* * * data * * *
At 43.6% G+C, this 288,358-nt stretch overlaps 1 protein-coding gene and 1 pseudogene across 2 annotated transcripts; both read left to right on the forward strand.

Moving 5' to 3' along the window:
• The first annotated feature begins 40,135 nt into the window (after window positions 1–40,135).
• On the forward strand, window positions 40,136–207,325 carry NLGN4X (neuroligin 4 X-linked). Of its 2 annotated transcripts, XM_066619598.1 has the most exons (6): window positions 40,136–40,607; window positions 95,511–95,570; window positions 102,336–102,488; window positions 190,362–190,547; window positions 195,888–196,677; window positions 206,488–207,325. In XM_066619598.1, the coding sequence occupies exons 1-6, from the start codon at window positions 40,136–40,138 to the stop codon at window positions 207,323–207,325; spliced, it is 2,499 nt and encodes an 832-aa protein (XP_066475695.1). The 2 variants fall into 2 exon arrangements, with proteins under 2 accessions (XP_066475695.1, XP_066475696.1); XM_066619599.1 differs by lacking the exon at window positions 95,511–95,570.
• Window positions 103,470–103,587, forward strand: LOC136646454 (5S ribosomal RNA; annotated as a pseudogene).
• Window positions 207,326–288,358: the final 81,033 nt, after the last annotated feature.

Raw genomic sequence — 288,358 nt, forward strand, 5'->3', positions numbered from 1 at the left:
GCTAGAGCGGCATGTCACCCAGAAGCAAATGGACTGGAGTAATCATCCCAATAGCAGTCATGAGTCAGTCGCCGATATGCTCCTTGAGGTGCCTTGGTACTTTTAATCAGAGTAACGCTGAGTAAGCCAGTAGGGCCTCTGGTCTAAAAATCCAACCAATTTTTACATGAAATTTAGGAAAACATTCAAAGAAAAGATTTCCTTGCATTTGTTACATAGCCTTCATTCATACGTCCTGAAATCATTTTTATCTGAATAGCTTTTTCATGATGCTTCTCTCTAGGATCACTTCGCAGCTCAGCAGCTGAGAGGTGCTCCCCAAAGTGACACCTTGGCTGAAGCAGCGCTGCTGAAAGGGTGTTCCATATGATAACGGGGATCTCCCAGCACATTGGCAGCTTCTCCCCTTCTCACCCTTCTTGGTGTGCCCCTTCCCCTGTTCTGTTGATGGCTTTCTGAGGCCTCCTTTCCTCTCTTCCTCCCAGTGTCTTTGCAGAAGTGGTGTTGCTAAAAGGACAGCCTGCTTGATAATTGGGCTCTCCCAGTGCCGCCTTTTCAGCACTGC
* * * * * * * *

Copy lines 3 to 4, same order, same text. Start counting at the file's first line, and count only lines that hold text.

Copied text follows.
• The first annotated feature begins 40,135 nt into the window (after window positions 1–40,135).
• On the forward strand, window positions 40,136–207,325 carry NLGN4X (neuroligin 4 X-linked). Of its 2 annotated transcripts, XM_066619598.1 has the most exons (6): window positions 40,136–40,607; window positions 95,511–95,570; window positions 102,336–102,488; window positions 190,362–190,547; window positions 195,888–196,677; window positions 206,488–207,325. In XM_066619598.1, the coding sequence occupies exons 1-6, from the start codon at window positions 40,136–40,138 to the stop codon at window positions 207,323–207,325; spliced, it is 2,499 nt and encodes an 832-aa protein (XP_066475695.1). The 2 variants fall into 2 exon arrangements, with proteins under 2 accessions (XP_066475695.1, XP_066475696.1); XM_066619599.1 differs by lacking the exon at window positions 95,511–95,570.